Memo to the Washington Post news desk: Please read E.J. Dionne's excellent column today, which explains why the Republicans' $300 billion tax increase is really a tax cut. Also read my esteemed predecessor Jon Chait on the subject way back in January. Also listen to Alan Greenspan--you like Alan Greenspan, right?--in April. Also read your own Ezra Klein, who seems now to be backing away from the Post's super committee knicker-twister caucus.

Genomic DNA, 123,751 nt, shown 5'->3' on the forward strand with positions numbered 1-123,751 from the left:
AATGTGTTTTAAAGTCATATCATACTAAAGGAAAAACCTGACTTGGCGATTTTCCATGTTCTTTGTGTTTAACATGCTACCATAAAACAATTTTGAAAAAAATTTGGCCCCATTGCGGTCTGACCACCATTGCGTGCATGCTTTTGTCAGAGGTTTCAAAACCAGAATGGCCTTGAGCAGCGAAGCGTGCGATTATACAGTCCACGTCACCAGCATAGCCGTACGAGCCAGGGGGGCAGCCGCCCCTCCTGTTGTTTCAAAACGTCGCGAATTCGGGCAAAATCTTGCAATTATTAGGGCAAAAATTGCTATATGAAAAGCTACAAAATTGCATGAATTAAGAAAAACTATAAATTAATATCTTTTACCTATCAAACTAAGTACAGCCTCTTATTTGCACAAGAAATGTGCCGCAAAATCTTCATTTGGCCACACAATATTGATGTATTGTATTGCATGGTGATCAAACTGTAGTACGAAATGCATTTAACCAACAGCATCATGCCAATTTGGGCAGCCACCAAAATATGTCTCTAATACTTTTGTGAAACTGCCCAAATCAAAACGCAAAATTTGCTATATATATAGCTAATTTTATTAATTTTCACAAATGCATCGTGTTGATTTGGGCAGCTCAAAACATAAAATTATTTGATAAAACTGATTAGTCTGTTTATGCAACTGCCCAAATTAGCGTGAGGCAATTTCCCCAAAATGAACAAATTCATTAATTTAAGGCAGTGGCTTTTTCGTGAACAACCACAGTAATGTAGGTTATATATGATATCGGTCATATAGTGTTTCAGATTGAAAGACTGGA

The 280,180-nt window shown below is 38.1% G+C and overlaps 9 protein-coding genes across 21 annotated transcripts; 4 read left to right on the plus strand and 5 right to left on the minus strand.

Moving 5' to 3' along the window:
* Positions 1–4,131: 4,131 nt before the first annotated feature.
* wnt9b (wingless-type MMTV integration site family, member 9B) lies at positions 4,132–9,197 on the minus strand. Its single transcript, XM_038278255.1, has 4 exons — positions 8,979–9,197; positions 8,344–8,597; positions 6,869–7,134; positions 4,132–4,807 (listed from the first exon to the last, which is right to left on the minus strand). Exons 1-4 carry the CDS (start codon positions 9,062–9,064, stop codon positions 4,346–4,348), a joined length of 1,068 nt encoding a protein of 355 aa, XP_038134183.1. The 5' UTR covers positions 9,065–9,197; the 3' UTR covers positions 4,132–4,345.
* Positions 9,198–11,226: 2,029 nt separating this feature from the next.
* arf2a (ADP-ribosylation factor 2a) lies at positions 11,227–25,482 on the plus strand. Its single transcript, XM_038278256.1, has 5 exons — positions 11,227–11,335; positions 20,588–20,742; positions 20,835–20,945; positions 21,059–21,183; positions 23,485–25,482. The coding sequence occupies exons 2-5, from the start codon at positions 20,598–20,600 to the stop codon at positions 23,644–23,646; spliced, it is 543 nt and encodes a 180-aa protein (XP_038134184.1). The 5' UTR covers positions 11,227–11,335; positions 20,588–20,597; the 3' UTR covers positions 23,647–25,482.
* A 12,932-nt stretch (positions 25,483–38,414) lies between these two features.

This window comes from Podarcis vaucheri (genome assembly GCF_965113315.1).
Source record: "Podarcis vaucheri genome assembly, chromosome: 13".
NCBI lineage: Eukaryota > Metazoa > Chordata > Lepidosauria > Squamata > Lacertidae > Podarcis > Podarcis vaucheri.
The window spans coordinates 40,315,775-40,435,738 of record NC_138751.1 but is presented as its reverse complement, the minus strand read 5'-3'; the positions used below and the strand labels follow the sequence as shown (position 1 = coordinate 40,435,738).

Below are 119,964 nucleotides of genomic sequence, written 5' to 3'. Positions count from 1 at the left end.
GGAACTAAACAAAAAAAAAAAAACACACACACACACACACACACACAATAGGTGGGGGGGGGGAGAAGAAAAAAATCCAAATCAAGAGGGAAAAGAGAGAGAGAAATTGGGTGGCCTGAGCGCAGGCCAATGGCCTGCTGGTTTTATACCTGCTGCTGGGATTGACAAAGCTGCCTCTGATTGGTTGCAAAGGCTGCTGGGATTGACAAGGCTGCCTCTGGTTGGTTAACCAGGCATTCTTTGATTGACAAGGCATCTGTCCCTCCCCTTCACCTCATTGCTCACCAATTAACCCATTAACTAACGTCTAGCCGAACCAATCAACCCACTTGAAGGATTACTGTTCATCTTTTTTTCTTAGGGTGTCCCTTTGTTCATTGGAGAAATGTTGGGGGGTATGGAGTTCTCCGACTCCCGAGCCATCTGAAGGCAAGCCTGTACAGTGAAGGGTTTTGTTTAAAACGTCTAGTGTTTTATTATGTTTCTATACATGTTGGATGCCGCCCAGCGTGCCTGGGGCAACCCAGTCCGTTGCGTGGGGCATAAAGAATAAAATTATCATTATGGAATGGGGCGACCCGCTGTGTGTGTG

Actually, the Post has finally figured out a way to acknowledge the multi-trillion tax cut inherent in extending the Bush tax rates, which Republicans are insisting on as the price of admission to their $300 billion tax increase. Blame it on the Democrats! A new compromise offered by the Democrats, wherein they lower their revenue demands from $900 billion to $400 billion, is "a ruse," the Post allows Republicans to explain without meaningful contradiction, because the Democrats assume maintaining at least $800 billion of the scheduled tax increase due to the Bush tax cuts' expiration. (Presumably they assume maintaining everything except the tax cut for families earning more than $250,000, per Obama's wishes.) The Republicans might also point out that the Democrats assume that the sky will continue to be blue, that water will continue to be wet, and that north won't suddenly become south. A baseline that assumes blocking cancellation of the Bush tax cuts assumes trillions of dollars in tax cuts. Why would the Democrats possibly want to embrace that in a proposal aimed at, um, cutting the deficit?